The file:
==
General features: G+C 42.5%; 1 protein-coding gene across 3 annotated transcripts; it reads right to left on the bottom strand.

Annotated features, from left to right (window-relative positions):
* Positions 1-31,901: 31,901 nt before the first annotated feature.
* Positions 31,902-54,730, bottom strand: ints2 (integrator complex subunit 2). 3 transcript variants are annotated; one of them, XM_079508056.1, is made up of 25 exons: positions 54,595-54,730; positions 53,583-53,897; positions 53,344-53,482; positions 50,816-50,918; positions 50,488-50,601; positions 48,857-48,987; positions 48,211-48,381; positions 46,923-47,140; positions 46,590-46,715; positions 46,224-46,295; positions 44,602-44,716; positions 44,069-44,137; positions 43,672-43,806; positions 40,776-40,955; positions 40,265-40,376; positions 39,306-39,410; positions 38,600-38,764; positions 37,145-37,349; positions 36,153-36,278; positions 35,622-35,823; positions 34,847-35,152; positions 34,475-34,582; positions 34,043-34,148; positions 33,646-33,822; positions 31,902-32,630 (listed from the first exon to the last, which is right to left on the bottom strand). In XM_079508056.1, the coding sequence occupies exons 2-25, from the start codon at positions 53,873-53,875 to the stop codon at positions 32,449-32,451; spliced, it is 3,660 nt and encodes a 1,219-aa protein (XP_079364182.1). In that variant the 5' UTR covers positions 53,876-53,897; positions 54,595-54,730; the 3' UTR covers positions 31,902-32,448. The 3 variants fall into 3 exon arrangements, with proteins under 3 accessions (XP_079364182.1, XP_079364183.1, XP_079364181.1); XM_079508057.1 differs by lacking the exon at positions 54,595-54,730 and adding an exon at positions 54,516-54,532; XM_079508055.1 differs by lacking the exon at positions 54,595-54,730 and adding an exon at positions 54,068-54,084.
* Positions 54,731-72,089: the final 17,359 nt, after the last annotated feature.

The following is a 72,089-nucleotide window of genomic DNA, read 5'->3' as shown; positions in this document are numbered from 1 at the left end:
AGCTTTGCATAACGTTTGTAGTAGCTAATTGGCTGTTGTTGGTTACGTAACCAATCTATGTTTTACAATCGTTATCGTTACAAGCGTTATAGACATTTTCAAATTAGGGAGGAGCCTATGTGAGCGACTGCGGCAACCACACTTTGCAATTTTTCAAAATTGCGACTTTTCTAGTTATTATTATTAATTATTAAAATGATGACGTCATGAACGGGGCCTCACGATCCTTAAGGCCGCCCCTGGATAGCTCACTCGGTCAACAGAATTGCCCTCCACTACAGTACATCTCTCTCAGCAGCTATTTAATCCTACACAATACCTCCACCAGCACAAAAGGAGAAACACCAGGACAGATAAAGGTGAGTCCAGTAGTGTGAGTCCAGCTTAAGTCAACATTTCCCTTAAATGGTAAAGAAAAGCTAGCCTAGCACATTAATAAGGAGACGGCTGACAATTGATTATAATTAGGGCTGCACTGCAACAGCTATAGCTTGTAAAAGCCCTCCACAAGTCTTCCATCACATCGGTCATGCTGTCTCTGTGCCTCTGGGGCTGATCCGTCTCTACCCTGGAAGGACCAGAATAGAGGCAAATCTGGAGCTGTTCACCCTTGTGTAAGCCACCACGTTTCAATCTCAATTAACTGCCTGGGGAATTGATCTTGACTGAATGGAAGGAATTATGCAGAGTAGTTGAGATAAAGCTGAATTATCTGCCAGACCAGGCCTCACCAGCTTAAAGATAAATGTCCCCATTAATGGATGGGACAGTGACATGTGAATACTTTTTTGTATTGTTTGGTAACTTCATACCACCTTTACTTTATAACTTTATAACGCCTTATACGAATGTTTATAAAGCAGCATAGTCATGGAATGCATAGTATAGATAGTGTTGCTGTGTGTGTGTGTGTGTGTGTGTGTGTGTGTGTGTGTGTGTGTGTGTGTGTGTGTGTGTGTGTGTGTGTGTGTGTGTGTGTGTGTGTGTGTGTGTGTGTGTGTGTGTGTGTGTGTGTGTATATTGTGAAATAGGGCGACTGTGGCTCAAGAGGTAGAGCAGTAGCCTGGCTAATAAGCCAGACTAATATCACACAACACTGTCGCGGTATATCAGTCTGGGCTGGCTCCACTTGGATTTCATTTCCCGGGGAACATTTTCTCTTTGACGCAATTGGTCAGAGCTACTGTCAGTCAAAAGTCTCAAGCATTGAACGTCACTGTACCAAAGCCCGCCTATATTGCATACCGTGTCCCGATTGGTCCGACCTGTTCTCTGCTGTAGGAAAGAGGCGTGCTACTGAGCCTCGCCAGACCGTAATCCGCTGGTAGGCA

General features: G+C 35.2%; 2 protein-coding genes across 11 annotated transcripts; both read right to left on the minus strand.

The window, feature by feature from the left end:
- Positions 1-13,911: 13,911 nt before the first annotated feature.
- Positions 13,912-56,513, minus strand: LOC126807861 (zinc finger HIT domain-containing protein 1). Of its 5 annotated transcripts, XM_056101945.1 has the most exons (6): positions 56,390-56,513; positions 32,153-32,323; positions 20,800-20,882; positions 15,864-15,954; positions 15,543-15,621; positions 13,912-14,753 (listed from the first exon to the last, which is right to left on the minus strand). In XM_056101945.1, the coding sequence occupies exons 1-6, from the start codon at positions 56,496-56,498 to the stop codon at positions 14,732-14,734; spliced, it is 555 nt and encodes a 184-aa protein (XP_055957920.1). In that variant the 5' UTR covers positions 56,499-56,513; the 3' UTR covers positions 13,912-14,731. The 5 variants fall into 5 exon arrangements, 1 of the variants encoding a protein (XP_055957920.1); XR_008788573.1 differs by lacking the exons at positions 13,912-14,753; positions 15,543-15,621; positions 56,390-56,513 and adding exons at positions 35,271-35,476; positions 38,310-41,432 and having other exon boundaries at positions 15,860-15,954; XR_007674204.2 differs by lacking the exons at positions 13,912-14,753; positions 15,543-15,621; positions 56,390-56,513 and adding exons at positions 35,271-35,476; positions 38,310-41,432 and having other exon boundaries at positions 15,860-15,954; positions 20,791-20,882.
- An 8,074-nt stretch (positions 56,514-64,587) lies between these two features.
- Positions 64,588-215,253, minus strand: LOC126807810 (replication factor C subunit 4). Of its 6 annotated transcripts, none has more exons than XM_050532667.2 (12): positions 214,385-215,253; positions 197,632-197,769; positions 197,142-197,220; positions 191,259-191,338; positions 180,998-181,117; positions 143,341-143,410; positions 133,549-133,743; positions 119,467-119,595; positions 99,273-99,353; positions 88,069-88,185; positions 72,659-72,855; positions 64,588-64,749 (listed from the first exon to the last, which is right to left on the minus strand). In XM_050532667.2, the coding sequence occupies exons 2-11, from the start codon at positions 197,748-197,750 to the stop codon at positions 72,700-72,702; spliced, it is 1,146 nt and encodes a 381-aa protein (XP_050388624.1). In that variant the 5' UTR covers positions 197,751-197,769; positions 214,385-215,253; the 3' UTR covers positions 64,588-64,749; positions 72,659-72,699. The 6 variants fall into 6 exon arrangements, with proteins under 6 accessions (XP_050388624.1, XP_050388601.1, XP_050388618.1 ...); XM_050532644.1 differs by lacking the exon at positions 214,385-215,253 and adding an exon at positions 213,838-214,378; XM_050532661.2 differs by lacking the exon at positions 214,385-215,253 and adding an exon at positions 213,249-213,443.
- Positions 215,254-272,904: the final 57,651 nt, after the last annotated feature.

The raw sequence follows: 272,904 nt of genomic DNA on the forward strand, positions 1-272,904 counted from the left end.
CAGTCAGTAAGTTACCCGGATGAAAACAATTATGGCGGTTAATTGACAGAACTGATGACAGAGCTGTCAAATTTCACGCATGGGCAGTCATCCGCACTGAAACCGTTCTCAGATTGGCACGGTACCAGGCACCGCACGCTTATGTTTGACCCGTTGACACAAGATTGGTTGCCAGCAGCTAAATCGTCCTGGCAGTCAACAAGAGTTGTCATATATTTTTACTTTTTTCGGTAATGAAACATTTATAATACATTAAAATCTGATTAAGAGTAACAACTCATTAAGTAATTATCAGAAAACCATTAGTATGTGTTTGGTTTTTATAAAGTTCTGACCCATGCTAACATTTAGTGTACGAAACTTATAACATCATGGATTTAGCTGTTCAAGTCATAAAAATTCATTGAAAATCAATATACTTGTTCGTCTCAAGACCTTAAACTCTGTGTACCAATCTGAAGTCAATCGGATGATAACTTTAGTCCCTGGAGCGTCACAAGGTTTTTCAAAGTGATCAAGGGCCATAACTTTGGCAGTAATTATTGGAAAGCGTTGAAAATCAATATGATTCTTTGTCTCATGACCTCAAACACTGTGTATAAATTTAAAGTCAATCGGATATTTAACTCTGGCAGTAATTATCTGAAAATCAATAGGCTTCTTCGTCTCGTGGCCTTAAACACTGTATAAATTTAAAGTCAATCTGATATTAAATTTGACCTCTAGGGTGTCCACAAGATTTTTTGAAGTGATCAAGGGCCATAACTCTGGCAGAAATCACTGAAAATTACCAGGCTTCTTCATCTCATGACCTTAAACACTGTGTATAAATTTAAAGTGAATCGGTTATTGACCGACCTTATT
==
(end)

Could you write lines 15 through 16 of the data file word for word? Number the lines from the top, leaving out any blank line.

The raw sequence follows: 272,904 nt of genomic DNA on the forward strand, positions 1-272,904 counted from the left end.
CAGTCAGTAAGTTACCCGGATGAAAACAATTATGGCGGTTAATTGACAGAACTGATGACAGAGCTGTCAAATTTCACGCATGGGCAGTCATCCGCACTGAAACCGTTCTCAGATTGGCACGGTACCAGGCACCGCACGCTTATGTTTGACCCGTTGACACAAGATTGGTTGCCAGCAGCTAAATCGTCCTGGCAGTCAACAAGAGTTGTCATATATTTTTACTTTTTTCGGTAATGAAACATTTATAATACATTAAAATCTGATTAAGAGTAACAACTCATTAAGTAATTATCAGAAAACCATTAGTATGTGTTTGGTTTTTATAAAGTTCTGACCCATGCTAACATTTAGTGTACGAAACTTATAACATCATGGATTTAGCTGTTCAAGTCATAAAAATTCATTGAAAATCAATATACTTGTTCGTCTCAAGACCTTAAACTCTGTGTACCAATCTGAAGTCAATCGGATGATAACTTTAGTCCCTGGAGCGTCACAAGGTTTTTCAAAGTGATCAAGGGCCATAACTTTGGCAGTAATTATTGGAAAGCGTTGAAAATCAATATGATTCTTTGTCTCATGACCTCAAACACTGTGTATAAATTTAAAGTCAATCGGATATTTAACTCTGGCAGTAATTATCTGAAAATCAATAGGCTTCTTCGTCTCGTGGCCTTAAACACTGTATAAATTTAAAGTCAATCTGATATTAAATTTGACCTCTAGGGTGTCCACAAGATTTTTTGAAGTGATCAAGGGCCATAACTCTGGCAGAAATCACTGAAAATTACCAGGCTTCTTCATCTCATGACCTTAAACACTGTGTATAAATTTAAAGTGAATCGGTTATTGACCGACCTTATT